Such a shift can result in major energy and CO2 emission savings, as the energy use per passenger kilometre of HSR is about 90% lower than aviation. In addition, HSR has the potential to emit very low or zero CO2 emissions if paired with decarbonised electricity generation systems.

Ultimately, HSR could be part of the strategy to meeting global climate ambitions. In fact, in a scenario aiming to meet the goals outlined by the Paris agreement, nearly all global aviation activity at short to medium distances (up to 1000 km) is substituted with HSR by 2060.

HSR tends to be competitive when journey times are shorter than or similar to those offered by aviation, a common feature for distances less than 700 km. HSR also tends to be more competitive in densely populated areas. Japan, where the Tokaido Shinkansen is one of few profitable HSR connections globally, has 127 million people living mainly in large cities with high population density along the coastal strip. This allows HSR to connect a chain of large cities so that flows between different cities are combined in a highly efficient network.

This connection of cities leads to a broader benefit of HSR: the possibility of so-called “agglomeration economies”, with positive feedbacks on economic growth and industrial competitiveness. These economies can emerge through a network of large, but not oversized, urban agglomerations. This in turn can lead to wealth redistribution, for example due to lower costs of living in satellite cities.

These recent trends of surging HSR passenger volumes in China align well with global imperatives to improve energy efficiency and energy diversification of transport. Yet bringing about a global shift of the magnitude necessary to meet Paris Agreement climate targets is a major challenge and will require adding HSR capacity at a rate beyond any observed so far.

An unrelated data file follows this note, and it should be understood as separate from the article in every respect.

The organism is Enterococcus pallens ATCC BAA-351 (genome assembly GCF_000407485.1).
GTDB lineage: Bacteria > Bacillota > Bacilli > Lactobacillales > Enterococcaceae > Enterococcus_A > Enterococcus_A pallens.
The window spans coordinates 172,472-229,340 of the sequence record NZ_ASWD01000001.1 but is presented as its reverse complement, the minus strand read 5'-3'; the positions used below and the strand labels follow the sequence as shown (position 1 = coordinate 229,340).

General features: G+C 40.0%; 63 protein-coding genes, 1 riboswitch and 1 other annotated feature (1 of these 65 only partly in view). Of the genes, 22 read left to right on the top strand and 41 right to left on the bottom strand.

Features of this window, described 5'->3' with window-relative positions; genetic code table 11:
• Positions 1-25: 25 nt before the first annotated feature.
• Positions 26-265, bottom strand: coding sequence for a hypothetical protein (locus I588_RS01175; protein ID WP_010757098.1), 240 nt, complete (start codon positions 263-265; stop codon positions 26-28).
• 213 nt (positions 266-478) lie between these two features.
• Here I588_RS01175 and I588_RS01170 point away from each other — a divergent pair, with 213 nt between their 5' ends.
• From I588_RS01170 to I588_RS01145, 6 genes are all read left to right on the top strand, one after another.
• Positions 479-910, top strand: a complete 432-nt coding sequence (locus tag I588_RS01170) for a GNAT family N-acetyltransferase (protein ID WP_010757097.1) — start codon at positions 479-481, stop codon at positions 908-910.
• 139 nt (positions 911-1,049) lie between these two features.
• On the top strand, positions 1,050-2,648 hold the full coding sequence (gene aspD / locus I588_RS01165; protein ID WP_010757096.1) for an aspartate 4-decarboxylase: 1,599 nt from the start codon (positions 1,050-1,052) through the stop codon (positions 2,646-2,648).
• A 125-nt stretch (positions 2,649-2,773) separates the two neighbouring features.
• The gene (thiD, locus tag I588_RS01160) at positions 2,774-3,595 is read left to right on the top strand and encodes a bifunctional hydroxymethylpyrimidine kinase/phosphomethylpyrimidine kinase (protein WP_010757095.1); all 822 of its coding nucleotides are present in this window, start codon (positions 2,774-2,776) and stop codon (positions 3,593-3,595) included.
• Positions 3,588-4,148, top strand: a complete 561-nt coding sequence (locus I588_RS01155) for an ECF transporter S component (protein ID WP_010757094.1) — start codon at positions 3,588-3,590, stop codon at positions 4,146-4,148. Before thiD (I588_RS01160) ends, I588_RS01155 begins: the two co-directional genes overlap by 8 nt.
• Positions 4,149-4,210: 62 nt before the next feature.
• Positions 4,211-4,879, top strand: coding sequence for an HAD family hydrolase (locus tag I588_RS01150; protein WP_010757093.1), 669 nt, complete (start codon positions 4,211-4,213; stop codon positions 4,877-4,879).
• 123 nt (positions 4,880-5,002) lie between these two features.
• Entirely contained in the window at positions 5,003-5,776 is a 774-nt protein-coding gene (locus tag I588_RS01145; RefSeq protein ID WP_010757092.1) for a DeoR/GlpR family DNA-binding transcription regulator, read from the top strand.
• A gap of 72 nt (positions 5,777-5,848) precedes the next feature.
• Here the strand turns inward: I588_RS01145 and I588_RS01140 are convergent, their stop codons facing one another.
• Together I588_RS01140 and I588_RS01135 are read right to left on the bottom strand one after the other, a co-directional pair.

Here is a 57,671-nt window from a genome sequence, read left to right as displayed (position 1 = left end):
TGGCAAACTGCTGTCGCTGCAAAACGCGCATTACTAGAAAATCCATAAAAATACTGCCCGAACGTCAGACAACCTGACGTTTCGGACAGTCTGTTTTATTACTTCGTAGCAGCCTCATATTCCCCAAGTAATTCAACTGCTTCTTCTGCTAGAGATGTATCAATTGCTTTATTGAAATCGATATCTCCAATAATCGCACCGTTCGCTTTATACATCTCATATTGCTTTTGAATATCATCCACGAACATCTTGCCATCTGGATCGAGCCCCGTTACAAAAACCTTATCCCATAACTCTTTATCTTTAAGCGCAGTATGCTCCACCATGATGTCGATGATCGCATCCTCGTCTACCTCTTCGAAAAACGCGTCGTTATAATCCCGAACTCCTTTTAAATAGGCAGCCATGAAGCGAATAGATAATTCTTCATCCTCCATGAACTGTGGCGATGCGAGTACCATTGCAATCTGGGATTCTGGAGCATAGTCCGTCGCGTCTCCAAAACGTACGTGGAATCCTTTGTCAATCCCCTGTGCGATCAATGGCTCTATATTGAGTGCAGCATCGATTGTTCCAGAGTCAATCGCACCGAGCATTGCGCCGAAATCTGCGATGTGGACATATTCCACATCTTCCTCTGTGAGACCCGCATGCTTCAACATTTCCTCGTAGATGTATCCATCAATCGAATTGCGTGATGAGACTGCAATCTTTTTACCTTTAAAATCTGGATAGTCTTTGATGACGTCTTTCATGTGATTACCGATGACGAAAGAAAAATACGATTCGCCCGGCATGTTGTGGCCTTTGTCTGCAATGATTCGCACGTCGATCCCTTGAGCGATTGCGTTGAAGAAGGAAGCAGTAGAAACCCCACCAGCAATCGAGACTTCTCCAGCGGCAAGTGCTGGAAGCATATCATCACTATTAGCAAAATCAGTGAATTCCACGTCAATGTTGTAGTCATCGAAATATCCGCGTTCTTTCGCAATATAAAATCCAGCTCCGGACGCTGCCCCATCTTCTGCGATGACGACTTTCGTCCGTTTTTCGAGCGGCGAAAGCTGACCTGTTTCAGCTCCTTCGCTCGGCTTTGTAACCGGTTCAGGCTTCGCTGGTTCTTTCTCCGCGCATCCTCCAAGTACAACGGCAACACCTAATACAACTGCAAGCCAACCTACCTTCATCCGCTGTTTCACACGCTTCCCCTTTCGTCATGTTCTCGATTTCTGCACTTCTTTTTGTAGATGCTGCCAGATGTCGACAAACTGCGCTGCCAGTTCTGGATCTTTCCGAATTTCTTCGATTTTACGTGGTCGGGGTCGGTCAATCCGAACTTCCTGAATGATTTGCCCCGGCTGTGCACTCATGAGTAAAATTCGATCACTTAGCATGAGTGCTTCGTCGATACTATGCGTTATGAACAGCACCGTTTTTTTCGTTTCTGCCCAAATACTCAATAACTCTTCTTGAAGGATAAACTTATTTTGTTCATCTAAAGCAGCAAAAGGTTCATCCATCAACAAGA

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Asia Needs a Region-Wide Approach to Harness Fintech’s Full Potential

MD Staff

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The importance of a region-wide approach to harness the potentials of fintech was emphasized at the High-Level Policy Dialogue: Regional Cooperation to Support Innovation, Inclusion and Stability in Asia on 11 October in Bali, Indonesia. Photo: ADB

Asia’s policy makers should strengthen cooperation to harness the potential of new financial technologies for inclusive growth. At the same time, they should work together to ensure they can respond better to the challenges posed by fintech.

New technologies such as mobile banking, big data, and peer-to-peer transfer networks are already extending the reach of financial services to those who were previously unbanked or out of reach, boosting incomes and living standards. Yet, fintech also comes with the risk of cyber fraud, data security, and privacy breaches. Disintermediation of fintech services or concentration of services among a few providers could also pose a risk to financial stability.

These and other issues were discussed at the High-Level Policy Dialogue on Regional Cooperation to Support Innovation, Inclusion, and Stability in Asia, organized by the Asian Development Bank (ADB), Bank Indonesia, and the ASEAN+3 Macroeconomic Research Office (AMRO).

The panel comprised Ms. Neav Chanthana, Deputy Governor of the National Bank of Cambodia; Mr. Diwa Guinigundo, Deputy Governor of Bangko Sentral ng Pilipinas; Ms. Mary Ellen Iskenderian, President and Chief Executive Officer of Women’s World Banking; Mr. Ravi Menon, Managing Director of the Monetary Authority of Singapore; Mr. Takehiko Nakao, President of ADB; Mr. Abdul Rasheed, Deputy Governor, Bank Negara Malaysia, and Mr. Veerathai Santiprabhob, Governor of the Bank of Thailand. Mr. Mirza Adityaswara, Senior Deputy Governor of Bank Indonesia, gave the opening remarks at the conference and Ms. Junhong Chang, Director of AMRO, gave the welcome remarks.